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Update: County Council To Discuss Sector Plan Next Week

Councilmembers wanted more time to discuss zoning, Konterra.

Update, March 1, 8 a.m.: The County Council has scheduled its straw vote on the Kensington Sector Plan for its March 6 meeting, starting at 9:30 a.m. 

Original post, Feb. 29: The Montgomery County Council put off a straw vote on the Kensington Sector Plan at its Tuesday meeting, as members asked for more time to strengthen the plan's language and consider the zoning for the Konterra property.

Konterra is asking for a 75-foot high maximum for its parcel on Metropolitan Avenue, and the Kensington Town Council recently as long as the developer hosts a charrette and proposes a design the community likes. The area was initially zoned for 60-foot maximum building height.

But some on the county council weren't sold that the extra height is necessary.

Councilmember Marc Elrich, who called the proposed plan "the worst we've ever done," said changing the plan's zoning for its first project sets a bad precedent for future plans. If the county allows Konterra to build up to 75 feet, future developers will ask for up-zoning, too, he said.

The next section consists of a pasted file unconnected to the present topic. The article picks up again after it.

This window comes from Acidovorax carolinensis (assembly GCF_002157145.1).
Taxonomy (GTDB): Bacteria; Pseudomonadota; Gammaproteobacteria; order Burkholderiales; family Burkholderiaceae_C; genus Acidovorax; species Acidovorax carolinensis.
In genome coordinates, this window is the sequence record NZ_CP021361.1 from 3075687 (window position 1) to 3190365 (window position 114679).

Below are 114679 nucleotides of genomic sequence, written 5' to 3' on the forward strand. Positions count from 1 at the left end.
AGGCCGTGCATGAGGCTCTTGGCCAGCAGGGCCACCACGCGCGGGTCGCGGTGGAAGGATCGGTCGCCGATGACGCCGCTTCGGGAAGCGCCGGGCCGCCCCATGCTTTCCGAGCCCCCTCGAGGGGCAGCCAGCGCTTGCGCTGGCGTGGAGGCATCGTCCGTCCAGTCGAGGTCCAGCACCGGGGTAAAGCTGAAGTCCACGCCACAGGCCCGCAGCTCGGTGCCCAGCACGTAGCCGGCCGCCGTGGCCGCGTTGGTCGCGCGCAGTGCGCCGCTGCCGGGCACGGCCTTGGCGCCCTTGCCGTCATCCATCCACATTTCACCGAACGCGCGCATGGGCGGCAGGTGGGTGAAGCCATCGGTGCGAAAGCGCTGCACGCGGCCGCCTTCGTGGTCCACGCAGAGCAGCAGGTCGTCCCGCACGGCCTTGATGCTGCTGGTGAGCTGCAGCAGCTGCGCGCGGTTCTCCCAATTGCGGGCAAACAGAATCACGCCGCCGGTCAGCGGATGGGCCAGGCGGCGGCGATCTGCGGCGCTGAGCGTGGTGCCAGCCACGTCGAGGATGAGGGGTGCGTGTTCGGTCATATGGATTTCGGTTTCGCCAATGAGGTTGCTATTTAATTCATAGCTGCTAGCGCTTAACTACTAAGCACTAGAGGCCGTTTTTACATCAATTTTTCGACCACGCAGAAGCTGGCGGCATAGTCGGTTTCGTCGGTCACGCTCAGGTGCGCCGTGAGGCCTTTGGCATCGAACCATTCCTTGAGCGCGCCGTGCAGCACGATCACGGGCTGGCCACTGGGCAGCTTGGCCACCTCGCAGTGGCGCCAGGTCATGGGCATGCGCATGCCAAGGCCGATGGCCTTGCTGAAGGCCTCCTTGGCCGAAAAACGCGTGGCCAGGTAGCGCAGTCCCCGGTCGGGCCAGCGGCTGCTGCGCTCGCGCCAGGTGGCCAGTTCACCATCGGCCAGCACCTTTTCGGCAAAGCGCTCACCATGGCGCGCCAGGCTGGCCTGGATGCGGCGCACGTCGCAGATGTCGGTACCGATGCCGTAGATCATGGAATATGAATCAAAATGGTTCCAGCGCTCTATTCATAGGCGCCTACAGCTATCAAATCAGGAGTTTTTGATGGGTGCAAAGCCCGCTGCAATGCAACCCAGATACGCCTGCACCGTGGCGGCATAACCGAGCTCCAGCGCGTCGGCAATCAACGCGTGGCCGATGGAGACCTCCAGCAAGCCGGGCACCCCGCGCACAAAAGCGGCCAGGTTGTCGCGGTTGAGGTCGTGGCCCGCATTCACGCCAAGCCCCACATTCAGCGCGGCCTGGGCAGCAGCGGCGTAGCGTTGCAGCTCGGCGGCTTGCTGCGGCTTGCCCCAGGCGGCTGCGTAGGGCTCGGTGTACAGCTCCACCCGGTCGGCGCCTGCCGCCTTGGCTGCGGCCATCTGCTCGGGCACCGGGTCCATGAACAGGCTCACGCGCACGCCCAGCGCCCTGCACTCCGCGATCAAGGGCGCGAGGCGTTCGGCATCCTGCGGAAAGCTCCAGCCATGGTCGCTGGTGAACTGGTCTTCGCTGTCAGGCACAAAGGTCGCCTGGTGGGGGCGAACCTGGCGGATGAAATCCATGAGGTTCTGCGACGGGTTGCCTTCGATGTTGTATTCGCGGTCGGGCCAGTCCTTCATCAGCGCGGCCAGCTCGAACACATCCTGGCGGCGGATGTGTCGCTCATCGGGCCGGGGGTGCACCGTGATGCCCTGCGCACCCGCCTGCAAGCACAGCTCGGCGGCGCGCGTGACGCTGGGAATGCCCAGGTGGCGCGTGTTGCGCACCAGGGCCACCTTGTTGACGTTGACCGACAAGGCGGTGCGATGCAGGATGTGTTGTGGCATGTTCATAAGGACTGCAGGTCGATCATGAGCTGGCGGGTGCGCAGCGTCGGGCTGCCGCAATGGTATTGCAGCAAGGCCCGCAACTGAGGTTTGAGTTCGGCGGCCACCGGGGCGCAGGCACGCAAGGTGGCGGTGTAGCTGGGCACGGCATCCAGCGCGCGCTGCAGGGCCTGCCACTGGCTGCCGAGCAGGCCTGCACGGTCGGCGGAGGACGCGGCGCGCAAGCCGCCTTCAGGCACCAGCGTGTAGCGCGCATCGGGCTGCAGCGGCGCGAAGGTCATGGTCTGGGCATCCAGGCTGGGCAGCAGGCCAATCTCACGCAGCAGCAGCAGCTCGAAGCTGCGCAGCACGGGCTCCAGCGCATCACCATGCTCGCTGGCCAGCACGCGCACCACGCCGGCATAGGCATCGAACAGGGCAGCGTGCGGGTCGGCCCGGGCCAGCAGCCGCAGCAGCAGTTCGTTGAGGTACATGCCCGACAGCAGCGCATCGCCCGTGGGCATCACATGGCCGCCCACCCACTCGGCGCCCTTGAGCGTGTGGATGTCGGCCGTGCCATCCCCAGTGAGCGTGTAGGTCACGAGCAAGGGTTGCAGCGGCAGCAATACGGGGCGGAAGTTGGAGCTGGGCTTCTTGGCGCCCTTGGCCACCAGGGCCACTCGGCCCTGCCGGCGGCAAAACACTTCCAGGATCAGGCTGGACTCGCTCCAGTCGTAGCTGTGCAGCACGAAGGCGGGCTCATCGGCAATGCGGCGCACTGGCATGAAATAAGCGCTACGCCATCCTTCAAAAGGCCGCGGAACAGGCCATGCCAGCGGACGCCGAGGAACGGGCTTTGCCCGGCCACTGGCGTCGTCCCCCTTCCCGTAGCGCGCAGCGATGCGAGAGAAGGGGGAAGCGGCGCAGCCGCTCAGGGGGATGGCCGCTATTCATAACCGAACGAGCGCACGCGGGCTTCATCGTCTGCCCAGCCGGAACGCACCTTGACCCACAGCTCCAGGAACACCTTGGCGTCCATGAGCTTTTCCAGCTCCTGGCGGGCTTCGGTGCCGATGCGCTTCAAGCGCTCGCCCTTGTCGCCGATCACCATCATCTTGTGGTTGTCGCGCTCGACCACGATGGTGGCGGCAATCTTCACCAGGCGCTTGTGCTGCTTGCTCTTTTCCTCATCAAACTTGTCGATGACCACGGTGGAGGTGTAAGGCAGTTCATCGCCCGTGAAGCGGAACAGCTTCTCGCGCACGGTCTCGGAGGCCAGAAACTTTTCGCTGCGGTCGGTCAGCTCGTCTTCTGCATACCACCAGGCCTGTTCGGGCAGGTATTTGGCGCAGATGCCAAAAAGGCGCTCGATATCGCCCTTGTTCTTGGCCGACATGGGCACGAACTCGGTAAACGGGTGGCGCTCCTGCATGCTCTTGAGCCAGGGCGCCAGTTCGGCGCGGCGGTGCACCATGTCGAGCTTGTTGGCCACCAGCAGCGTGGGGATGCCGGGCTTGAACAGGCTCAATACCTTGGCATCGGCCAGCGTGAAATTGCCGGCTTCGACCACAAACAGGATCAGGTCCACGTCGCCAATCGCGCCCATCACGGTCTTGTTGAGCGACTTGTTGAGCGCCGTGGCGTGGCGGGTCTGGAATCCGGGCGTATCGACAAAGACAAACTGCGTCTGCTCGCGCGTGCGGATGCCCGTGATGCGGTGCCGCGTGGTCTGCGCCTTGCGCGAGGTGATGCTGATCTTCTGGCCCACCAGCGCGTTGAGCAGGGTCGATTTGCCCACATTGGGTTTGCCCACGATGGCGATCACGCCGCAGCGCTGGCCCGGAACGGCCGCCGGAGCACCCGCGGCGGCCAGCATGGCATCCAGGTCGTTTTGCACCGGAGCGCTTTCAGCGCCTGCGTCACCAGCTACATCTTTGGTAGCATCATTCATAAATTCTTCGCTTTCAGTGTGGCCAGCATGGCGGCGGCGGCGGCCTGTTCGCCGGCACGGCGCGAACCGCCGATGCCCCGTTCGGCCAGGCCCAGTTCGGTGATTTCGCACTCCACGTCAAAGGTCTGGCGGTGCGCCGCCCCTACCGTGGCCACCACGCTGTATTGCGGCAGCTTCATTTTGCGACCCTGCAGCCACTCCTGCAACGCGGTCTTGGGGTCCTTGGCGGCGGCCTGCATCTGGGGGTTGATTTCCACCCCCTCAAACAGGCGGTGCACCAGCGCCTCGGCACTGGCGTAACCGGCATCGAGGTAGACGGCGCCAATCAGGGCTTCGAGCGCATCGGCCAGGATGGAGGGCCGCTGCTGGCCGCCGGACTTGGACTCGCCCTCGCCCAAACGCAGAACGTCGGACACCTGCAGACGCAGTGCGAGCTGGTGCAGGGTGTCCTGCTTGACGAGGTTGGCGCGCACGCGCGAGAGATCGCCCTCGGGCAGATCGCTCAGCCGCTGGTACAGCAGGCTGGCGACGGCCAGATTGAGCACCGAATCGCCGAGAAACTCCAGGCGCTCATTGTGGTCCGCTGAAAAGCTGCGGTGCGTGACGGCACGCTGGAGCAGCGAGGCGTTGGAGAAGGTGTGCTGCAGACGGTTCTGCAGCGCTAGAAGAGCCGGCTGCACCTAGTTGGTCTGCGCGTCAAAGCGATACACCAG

But Councilmember George Leventhal, who for Konterra in a committee meeting, said compromising with the developer may be the only way to kick-start redevelopment in Kensington where there are few foreseeable projects in the future. If Konterra can't make money at 60 feet, the company won't invest, and Kensington will stay the same, he said.

"Revitalization just won't occur unless developers find it profitable," he said. "If you want to call it greed, you can call it greed, but that's the way it is."

Most attendees of the packed meeting were in opposition to the plan's current draft, with many holding signs that read "Revitalize, Don't Supersize, Kensington," and some with signs implying that they'd vote out councilmembers who support the plan.

The current draft of the plan does not require first-floor commercial space for potential projects, and Elrich said that will allow developers to fill the town with large apartment buildings and negate the plan's goal of a vibrant, walkable community. Elrich said the council should make ground-floor commercial mandatory in the town's core.